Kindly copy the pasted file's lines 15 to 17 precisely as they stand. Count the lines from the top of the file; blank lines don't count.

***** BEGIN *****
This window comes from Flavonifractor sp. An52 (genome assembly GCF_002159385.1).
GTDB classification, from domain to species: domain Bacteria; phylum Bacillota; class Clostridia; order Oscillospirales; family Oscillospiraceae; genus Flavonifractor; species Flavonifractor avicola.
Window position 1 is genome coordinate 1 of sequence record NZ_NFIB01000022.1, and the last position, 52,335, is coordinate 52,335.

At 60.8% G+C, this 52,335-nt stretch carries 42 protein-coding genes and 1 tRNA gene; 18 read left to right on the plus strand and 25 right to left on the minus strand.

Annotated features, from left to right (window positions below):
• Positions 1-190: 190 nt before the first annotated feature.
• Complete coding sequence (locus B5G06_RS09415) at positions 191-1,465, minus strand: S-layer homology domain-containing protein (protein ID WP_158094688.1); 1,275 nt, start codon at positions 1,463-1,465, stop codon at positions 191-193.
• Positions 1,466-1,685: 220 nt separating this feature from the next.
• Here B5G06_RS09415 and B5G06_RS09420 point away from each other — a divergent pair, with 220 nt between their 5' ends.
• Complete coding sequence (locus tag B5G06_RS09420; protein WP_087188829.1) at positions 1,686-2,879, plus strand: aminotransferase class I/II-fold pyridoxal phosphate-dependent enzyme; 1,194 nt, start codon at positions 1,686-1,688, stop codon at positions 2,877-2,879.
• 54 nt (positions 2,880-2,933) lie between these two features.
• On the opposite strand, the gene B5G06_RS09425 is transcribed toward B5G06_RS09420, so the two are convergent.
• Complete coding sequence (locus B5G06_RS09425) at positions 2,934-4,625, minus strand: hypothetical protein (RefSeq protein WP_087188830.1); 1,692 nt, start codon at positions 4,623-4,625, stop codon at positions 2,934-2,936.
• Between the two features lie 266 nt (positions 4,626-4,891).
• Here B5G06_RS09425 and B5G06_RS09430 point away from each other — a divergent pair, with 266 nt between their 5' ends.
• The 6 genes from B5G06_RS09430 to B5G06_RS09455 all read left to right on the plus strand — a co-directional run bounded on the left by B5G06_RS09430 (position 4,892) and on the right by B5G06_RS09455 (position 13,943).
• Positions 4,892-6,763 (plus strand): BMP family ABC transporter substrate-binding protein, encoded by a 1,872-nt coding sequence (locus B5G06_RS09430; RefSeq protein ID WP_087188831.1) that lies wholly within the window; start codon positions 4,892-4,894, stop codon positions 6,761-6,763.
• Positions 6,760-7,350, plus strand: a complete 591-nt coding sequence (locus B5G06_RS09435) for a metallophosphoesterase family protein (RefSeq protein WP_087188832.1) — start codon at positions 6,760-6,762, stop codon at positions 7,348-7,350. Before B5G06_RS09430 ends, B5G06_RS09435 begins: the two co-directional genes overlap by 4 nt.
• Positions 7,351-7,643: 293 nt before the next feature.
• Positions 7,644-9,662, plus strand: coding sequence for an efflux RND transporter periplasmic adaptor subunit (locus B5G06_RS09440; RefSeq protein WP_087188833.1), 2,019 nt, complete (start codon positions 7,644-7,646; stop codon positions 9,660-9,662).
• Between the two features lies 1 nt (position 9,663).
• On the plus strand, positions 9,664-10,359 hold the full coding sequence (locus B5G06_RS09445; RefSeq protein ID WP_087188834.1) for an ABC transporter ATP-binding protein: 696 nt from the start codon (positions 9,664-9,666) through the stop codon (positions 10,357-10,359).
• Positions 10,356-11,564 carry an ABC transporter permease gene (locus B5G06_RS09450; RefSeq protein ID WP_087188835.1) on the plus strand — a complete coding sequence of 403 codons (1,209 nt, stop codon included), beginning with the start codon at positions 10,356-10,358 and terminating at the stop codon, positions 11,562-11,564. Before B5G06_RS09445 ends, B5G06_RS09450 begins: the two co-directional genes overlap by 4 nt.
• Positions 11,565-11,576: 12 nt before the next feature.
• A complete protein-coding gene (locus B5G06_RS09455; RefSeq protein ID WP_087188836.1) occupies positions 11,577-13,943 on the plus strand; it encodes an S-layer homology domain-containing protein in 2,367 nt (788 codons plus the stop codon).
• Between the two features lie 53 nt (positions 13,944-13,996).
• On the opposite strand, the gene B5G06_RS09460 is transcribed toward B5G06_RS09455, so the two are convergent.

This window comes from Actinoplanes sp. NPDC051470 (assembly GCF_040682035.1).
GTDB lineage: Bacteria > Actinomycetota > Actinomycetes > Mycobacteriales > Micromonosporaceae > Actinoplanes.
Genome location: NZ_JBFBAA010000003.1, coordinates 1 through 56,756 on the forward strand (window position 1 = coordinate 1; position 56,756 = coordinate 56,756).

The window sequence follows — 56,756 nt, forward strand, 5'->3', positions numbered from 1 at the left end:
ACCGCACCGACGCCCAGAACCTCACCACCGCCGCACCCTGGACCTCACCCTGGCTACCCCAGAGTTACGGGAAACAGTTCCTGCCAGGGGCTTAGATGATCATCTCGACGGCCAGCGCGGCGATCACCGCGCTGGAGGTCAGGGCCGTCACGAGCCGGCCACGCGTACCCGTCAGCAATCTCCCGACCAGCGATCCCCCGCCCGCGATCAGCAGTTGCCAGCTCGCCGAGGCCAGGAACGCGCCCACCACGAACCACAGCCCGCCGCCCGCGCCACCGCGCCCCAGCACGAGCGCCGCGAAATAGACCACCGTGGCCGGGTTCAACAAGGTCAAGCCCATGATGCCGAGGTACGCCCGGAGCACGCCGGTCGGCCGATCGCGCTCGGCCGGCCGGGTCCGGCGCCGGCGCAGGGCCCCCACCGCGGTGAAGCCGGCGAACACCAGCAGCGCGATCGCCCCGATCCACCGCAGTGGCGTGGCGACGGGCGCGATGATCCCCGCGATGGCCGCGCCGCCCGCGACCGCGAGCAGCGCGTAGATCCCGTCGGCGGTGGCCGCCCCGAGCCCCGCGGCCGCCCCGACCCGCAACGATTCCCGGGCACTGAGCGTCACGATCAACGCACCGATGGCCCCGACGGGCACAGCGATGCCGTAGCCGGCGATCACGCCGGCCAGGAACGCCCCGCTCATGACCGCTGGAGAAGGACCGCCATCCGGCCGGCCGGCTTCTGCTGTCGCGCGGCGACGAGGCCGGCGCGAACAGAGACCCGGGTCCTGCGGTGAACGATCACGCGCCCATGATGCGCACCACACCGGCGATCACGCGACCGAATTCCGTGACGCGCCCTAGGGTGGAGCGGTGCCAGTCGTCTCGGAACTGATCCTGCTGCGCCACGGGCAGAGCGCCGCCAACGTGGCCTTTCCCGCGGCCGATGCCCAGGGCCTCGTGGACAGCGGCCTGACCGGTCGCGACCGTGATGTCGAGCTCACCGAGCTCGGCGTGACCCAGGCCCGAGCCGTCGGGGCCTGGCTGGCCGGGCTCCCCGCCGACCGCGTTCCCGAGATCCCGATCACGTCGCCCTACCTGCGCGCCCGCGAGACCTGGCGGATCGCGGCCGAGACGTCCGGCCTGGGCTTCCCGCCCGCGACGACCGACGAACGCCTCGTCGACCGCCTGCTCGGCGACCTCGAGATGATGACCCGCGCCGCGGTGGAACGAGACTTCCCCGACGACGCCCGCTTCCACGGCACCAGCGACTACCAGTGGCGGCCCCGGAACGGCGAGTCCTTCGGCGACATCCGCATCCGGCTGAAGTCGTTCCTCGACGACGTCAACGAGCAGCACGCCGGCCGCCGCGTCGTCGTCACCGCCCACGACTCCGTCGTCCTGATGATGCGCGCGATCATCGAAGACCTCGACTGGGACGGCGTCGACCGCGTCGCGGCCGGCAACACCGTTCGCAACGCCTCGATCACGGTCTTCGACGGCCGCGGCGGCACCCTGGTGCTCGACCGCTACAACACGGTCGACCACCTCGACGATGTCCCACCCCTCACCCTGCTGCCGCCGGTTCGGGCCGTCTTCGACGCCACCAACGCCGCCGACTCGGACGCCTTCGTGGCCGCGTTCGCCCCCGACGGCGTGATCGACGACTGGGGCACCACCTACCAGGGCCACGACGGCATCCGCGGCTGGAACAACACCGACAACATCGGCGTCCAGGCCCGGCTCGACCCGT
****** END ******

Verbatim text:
• Here B5G06_RS09425 and B5G06_RS09430 point away from each other — a divergent pair, with 266 nt between their 5' ends.
• The 6 genes from B5G06_RS09430 to B5G06_RS09455 all read left to right on the plus strand — a co-directional run bounded on the left by B5G06_RS09430 (position 4,892) and on the right by B5G06_RS09455 (position 13,943).
• Positions 4,892-6,763 (plus strand): BMP family ABC transporter substrate-binding protein, encoded by a 1,872-nt coding sequence (locus B5G06_RS09430; RefSeq protein ID WP_087188831.1) that lies wholly within the window; start codon positions 4,892-4,894, stop codon positions 6,761-6,763.